Te Papa Museum is praising the generosity of overseas museums in helping repatriate hundreds of ancestral Maori remains to their tribal descendants.
Two Australian museums - with the support of Aboriginal people - have given back 22 koiwi tangata (sets of human remains).
It is the biggest repatriation of human remains since the return of 20 Maori toi moko (mummified heads) in January this year from France.
Te Papa's Karanga Aotearoa Repatriation manager, Te Herekiekie Herewini, says the museum recognises the work done by the French Government which spent considerable time passing laws to part with the toi moko.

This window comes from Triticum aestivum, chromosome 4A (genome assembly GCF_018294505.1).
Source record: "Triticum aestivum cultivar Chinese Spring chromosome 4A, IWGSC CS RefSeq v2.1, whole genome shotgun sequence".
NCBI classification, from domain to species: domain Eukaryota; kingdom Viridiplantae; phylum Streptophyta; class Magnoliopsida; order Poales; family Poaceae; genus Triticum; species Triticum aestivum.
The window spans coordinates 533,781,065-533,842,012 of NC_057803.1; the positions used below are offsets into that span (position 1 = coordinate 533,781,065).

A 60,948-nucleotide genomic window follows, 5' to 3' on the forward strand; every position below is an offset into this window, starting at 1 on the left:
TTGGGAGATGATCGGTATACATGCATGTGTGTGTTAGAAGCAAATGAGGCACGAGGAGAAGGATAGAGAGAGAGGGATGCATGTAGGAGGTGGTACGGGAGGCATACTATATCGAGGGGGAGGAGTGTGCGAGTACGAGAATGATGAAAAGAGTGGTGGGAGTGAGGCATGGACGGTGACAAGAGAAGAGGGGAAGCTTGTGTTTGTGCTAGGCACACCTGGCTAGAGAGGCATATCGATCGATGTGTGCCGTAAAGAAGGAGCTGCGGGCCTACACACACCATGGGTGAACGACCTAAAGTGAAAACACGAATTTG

He says the former the National Museum started negotiating the repatriations of taonga Maori, including ancestral remains, more than 30 years ago.
Mr Herewini says it may have taken a long time for their tupuna or ancestors to be returned home, but Te Papa has to rely on the good will of overseas institutions.
He says the wait has been worthwhile because now those koiwi tangata and taonga are starting to come back home.
Te Papa Tongarewa has been able to recover more than 320 skeletal remains from 12 countries, but estimates that there are over 500 still overseas.